With Shopify, there is an inbuilt dashboard for Oberlo (a Shopify subsidiary) for managing your dropshipping orders.
Here is what the interface looks like.
Both Shopify and WooCommerce offer many 3rd party apps/plugins to dropshipping marketplaces that work just as seamlessly.
However, all dropshipping marketplaces come with their own charges and overhead which you’ll need to consider.
Customer support ↩
Shopify wins (but it’s just not a fair comparison).
WooCommerce is a plugin, Shopify is a paid platform. This is technically a loaded question. But it’s also an essential aspect of running an online store, so here’s the comparison.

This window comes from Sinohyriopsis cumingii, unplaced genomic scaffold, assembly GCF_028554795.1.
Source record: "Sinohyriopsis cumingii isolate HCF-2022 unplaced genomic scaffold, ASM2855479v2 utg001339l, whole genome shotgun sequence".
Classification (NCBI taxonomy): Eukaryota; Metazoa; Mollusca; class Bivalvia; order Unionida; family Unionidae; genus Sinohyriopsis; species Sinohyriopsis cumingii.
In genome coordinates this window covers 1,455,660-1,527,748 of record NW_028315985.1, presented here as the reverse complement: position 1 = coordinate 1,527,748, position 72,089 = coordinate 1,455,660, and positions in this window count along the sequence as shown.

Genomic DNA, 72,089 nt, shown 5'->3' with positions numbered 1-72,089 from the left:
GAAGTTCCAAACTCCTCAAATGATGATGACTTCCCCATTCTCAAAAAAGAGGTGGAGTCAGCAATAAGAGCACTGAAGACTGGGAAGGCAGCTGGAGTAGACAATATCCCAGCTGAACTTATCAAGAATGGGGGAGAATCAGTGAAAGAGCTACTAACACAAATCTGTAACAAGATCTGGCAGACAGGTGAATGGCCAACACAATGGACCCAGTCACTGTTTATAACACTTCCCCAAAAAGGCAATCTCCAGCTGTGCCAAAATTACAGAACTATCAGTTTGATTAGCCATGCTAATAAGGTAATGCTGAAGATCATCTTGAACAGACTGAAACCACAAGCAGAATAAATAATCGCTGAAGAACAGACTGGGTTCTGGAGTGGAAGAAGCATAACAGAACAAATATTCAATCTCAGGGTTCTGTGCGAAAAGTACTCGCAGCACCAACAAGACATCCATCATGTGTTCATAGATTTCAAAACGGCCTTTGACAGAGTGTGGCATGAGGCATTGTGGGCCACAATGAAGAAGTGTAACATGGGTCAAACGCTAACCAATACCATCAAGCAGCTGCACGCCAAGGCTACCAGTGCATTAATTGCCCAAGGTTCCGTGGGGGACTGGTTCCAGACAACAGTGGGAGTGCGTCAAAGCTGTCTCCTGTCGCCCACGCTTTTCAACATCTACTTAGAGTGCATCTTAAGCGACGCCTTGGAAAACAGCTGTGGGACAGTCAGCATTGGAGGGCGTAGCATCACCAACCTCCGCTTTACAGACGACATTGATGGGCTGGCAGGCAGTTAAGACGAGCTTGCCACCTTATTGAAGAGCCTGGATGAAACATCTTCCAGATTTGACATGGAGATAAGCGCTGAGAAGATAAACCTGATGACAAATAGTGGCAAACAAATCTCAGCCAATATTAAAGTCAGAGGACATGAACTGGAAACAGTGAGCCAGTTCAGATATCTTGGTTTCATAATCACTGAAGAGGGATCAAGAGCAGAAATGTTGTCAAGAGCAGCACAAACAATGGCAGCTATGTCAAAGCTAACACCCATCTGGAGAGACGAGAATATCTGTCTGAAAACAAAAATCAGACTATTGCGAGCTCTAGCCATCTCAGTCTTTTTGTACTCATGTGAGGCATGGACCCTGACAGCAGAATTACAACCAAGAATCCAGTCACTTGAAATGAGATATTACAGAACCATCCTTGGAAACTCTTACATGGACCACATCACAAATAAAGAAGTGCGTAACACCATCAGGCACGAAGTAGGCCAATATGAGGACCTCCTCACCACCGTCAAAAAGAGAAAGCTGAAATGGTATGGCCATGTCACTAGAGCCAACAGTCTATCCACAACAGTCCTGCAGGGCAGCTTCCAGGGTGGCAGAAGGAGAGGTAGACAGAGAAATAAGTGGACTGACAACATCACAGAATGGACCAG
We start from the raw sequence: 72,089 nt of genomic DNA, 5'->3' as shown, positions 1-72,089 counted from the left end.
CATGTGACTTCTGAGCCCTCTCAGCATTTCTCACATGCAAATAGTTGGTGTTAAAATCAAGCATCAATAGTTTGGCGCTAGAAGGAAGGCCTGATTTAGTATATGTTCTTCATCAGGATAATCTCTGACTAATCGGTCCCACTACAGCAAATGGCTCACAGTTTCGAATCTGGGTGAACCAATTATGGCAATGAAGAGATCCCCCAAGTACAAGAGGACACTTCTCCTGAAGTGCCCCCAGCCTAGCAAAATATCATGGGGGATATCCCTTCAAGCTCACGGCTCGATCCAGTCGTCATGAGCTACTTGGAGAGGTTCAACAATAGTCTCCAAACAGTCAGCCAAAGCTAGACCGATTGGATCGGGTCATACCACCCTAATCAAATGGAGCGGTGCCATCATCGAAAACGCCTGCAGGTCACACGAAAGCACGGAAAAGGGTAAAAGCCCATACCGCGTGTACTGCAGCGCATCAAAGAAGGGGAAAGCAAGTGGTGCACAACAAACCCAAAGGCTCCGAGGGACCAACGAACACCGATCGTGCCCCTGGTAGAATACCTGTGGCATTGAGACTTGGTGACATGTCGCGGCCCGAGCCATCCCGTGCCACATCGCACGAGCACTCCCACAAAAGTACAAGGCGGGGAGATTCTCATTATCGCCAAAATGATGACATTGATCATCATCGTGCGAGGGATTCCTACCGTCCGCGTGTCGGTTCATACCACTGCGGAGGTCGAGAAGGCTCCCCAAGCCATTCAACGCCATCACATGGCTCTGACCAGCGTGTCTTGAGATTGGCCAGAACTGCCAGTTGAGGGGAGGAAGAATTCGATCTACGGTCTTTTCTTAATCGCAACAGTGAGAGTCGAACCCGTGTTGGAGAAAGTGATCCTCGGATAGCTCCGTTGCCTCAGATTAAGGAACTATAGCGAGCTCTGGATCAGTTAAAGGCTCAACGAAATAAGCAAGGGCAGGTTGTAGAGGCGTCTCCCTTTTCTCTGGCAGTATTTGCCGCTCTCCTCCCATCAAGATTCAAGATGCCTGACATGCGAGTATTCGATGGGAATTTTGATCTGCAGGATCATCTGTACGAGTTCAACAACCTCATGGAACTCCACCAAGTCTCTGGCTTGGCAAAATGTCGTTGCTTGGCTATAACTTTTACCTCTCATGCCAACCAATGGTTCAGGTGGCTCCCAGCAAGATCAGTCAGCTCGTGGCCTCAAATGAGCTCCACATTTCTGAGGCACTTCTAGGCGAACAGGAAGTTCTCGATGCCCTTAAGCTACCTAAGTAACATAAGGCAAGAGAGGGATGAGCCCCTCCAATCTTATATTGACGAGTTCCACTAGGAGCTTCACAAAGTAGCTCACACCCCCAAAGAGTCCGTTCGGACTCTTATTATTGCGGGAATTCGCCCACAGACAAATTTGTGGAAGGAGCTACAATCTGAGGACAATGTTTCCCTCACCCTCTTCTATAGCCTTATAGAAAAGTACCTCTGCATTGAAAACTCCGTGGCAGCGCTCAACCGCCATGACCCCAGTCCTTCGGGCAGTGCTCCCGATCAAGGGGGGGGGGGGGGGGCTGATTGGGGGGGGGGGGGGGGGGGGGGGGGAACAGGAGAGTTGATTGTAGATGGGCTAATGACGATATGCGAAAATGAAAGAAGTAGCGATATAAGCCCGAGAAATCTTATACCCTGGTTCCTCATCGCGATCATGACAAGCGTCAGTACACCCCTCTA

Shopify offers 24/7 support via call-backs, chat or email. Or you can engage with the online community.
Shopify also offers a central resource hub where you can learn more about Shopify and how to sell using the platform.
For WooCommerce support, you’ll need to contact your hosting/website provider for most things (like WordPress.com which offers 5-day chat support for most paid plans).
Or, if you can manage things yourself, WooCommerce has lots of resources to guide you that you can learn from.
Ofcourse WooCommerce also has a resources hub. Again here you’ll have to rely on yourself.
But to be fair, WooCommerce is not a website. It’s just part of your website.
If you’re looking for a person who can connect and help you with problems on your website, you’ll need to contact the person who built and now maintains it.
Both WooCommerce and Shopify are great for scalability.
WooCommerce is built from the ground up for scalability, so it has the potential to grow with your ambitions.
Growing your business on Shopify can be really easy, but it can also be really expensive.